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8 Teens Who Found Science In The Most Unexpected Places

These former Google Science Fair finalists found ways to improve the world through everyday observations. Entries are now being accepted for this year's Google Science Fair.

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1. Elif Bilgin, 16: Going Bananas With Bioplastics

Bioplastics are a less-polluting alternative to petroleum-based plastics. Elif learned that starchy foods like potatoes can be used to create plastics, so she sought to find out if banana peels, a common food waste product, could work as well. She studied current bioplastic production techniques and developed a process that involved puréeing the peels, dipping them in a sodium metabisulfite solution and baking them. Her process worked, and the plastic she created could have many practical applications.

2. Kenneth Shinozuka, 15: A Mobile Tech Solution to Care for Family

Kenneth's grandfather's Alzheimer's disease caused him to frequently wake up in the middle of the night and wander around unattended. To help his family monitor his grandfather's safety, Kenneth invented a pressure-sensitive warning system that attaches to the bottom of your foot and triggers an alert on your phone when you place pressure on it by walking. What Kenneth created for his family has the potential to help many others.

3. Deepika Kurup, 17: Making Clean Water out of Cement

Deepika was inspired to develop a sustainable technique for water purification after seeing people in India who were forced to drink contaminated water. She set out to find a way to purify water using inexpensive materials. Her exploration yielded a successful technique that relies on cement and sunlight to remove contaminants. She's hopeful her technique has practical implications for creating better water purification systems in cities without clean water.

4. Jonah Kohn, 14: Helping People With Hearing Loss Enjoy Music

Jonah Kohn used his love of music and guitar to dig deeper into the science of sound. While trying to play music in a noisy classroom, he found he could hear better by placing his teeth on his guitar. This phenomenon, known as bone conduction, led to his invention of a tactile sound device that helps people with hearing loss improve their ability to hear the melody, beat, and lyrics of music.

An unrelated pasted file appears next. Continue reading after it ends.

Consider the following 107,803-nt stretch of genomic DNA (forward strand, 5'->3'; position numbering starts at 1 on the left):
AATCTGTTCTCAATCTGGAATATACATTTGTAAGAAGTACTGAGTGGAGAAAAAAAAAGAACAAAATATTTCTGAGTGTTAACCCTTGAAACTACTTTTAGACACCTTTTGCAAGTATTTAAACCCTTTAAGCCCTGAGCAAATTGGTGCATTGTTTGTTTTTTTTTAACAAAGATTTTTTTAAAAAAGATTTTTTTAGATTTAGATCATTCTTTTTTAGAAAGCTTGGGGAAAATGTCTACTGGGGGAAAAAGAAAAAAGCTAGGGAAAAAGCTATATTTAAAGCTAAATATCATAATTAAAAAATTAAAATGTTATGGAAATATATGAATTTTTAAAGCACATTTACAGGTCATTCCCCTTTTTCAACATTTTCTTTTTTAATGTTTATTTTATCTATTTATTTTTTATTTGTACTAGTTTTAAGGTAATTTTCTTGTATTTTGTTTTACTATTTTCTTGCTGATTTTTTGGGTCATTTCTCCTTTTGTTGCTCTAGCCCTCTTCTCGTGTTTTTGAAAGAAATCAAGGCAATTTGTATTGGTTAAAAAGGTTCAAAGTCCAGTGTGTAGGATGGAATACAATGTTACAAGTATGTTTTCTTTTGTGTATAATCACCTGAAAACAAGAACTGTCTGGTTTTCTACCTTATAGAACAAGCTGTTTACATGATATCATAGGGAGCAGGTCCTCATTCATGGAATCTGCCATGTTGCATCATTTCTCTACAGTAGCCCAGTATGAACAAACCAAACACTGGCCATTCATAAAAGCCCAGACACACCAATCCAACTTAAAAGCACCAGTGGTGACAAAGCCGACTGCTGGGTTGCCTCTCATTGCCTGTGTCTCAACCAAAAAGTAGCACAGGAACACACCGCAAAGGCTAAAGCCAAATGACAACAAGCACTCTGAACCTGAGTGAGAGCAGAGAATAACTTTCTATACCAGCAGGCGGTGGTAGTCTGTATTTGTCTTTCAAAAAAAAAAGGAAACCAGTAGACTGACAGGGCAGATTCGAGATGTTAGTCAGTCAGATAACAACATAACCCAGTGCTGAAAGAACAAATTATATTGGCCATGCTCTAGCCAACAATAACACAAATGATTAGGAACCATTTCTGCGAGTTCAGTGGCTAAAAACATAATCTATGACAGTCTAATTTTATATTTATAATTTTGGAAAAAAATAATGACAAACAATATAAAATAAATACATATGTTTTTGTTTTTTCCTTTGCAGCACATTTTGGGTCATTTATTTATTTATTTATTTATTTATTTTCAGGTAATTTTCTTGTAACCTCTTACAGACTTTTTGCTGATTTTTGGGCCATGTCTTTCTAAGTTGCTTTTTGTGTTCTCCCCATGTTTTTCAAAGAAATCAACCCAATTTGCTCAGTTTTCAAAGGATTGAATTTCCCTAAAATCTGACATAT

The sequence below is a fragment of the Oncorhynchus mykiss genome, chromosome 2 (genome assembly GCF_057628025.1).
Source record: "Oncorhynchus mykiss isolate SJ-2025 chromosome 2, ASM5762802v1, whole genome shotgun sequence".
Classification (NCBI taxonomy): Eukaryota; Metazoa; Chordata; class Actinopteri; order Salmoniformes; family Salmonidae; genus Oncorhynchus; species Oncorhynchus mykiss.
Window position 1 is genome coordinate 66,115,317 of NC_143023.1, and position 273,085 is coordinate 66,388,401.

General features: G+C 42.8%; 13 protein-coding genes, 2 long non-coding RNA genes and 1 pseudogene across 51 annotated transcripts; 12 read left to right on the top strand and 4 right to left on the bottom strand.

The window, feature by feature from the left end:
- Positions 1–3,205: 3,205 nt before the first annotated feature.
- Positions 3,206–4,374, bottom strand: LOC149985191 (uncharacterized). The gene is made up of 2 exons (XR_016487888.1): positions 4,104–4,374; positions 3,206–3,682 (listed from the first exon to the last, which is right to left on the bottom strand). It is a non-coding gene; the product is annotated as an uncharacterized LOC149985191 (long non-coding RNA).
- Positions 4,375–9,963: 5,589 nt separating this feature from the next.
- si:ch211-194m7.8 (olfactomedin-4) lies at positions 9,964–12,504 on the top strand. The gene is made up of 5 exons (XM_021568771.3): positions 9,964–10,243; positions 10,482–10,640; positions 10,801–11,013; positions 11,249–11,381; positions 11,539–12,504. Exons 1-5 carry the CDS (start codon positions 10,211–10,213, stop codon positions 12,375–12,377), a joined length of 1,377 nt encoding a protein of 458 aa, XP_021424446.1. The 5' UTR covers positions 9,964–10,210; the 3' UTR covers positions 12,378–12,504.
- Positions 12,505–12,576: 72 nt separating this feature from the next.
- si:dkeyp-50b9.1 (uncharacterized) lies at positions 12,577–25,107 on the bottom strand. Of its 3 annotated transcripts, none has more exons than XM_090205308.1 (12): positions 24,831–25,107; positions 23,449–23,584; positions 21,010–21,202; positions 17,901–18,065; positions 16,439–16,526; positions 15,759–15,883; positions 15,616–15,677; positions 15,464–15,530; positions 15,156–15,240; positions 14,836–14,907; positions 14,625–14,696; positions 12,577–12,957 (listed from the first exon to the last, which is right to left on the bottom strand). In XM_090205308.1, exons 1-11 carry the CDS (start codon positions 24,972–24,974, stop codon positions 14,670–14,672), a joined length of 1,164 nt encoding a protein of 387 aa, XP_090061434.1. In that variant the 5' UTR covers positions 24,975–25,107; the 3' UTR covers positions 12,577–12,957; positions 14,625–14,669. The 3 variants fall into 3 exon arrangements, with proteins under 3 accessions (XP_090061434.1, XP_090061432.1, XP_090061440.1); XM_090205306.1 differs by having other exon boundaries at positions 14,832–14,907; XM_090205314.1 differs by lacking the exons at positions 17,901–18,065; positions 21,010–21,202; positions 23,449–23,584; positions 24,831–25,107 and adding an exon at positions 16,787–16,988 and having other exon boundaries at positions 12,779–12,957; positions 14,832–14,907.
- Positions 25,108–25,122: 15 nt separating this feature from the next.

5. Hayley Todesco, 18: Eliminating Toxic Waste With Bacteria

Hayley's love of nature and the environment fueled her exploration into ways to clean up the pollutants that are the byproduct of the oil industry in the area of Canada where she lives. She researched how bacteria can break down pollutants and developed a bacteria-infused sand filter that can be used to remove toxins from water. She's excited to explore the potential for biological processes in cleaning the environment.

6. Bonkhe Mahlalela, 14, and Sakhiwe Shongwe, 14: Battling Food Shortages With Science and Creativity

Most residents of Swaziland rely on imports and subsistence farming to get fruits and vegetables. Prevalent poverty in the country makes eating healthy a challenge. Bonkhe and Sakhiwe teamed up to investigate how irrigating produce with modern hydroponic techniques could increase the production of crops in small residential spaces. Their efficient model yielded more food production in shorter periods of time.

7. Pranav Sivakumar, 16: Finding Quasars in the Night Sky

Pranav's fascination with quasars led to him developing a method of pinpointing their location in space. Quasars are quasi-stellar radio sources outside of our galaxy that emit huge amounts of energy. Quasars are hard to see because the gravitational pull of galaxies distorts and bends their light. Pranav developed an algorithm to detect these distortions, thereby making it possible to find more quasars.

8. Ann Makosinski, 15: A Reinvention of the Flashlight

Ann found inspiration for her project by learning about how hard it was for people living in places without electricity to read and do schoolwork at night. She set about creating an eco-friendly flashlight that doesn't require batteries or moving parts. Ann's invention uses Peltier tiles to generate electricity from the difference in temperature from ambient air and the heat of the human hand. The small amount of energy that's created is enough to power an LED light. Ann's project has the potential to make a big impact for people living without access to batteries or electricity.

Follow the groundbreaking science happening at this year's Google Science Fair:

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All images via Google Science Fair.

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